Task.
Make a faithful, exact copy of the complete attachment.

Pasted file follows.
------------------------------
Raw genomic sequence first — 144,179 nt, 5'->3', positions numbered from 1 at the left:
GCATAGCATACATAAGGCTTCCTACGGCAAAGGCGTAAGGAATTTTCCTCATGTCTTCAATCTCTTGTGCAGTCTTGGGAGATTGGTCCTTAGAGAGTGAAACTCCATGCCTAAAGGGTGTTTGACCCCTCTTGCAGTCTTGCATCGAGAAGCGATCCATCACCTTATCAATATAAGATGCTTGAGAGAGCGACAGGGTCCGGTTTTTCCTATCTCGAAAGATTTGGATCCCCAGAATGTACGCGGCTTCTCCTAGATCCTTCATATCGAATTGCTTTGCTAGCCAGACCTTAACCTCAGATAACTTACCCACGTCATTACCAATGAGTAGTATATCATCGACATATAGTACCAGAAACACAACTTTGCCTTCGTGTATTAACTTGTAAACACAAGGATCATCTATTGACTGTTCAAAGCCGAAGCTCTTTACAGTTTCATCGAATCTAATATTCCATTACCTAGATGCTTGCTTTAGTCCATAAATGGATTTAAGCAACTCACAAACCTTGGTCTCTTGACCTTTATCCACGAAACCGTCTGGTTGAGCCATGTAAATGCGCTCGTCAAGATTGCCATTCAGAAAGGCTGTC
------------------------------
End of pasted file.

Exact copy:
Raw genomic sequence first — 144,179 nt, 5'->3', positions numbered from 1 at the left:
GCATAGCATACATAAGGCTTCCTACGGCAAAGGCGTAAGGAATTTTCCTCATGTCTTCAATCTCTTGTGCAGTCTTGGGAGATTGGTCCTTAGAGAGTGAAACTCCATGCCTAAAGGGTGTTTGACCCCTCTTGCAGTCTTGCATCGAGAAGCGATCCATCACCTTATCAATATAAGATGCTTGAGAGAGCGACAGGGTCCGGTTTTTCCTATCTCGAAAGATTTGGATCCCCAGAATGTACGCGGCTTCTCCTAGATCCTTCATATCGAATTGCTTTGCTAGCCAGACCTTAACCTCAGATAACTTACCCACGTCATTACCAATGAGTAGTATATCATCGACATATAGTACCAGAAACACAACTTTGCCTTCGTGTATTAACTTGTAAACACAAGGATCATCTATTGACTGTTCAAAGCCGAAGCTCTTTACAGTTTCATCGAATCTAATATTCCATTACCTAGATGCTTGCTTTAGTCCATAAATGGATTTAAGCAACTCACAAACCTTGGTCTCTTGACCTTTATCCACGAAACCGTCTGGTTGAGCCATGTAAATGCGCTCGTCAAGATTGCCATTCAGAAAGGCTGTC